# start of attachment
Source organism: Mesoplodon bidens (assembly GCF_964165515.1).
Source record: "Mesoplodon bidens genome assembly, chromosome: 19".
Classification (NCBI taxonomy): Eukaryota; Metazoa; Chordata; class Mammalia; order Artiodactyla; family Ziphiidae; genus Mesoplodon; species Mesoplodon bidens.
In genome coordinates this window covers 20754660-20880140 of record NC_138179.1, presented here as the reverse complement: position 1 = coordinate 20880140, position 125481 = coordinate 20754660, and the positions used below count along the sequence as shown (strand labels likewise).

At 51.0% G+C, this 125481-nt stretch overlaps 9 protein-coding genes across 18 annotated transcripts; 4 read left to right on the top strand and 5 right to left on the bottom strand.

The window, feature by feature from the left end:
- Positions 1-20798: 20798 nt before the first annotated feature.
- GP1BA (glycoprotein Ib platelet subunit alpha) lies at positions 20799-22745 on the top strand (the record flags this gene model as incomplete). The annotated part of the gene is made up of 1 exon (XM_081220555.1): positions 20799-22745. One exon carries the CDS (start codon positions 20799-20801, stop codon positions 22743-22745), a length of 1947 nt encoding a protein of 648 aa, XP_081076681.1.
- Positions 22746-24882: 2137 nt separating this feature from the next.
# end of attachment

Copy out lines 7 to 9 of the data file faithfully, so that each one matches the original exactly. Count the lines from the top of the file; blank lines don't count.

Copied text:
- Positions 1-20798: 20798 nt before the first annotated feature.
- GP1BA (glycoprotein Ib platelet subunit alpha) lies at positions 20799-22745 on the top strand (the record flags this gene model as incomplete). The annotated part of the gene is made up of 1 exon (XM_081220555.1): positions 20799-22745. One exon carries the CDS (start codon positions 20799-20801, stop codon positions 22743-22745), a length of 1947 nt encoding a protein of 648 aa, XP_081076681.1.
- Positions 22746-24882: 2137 nt separating this feature from the next.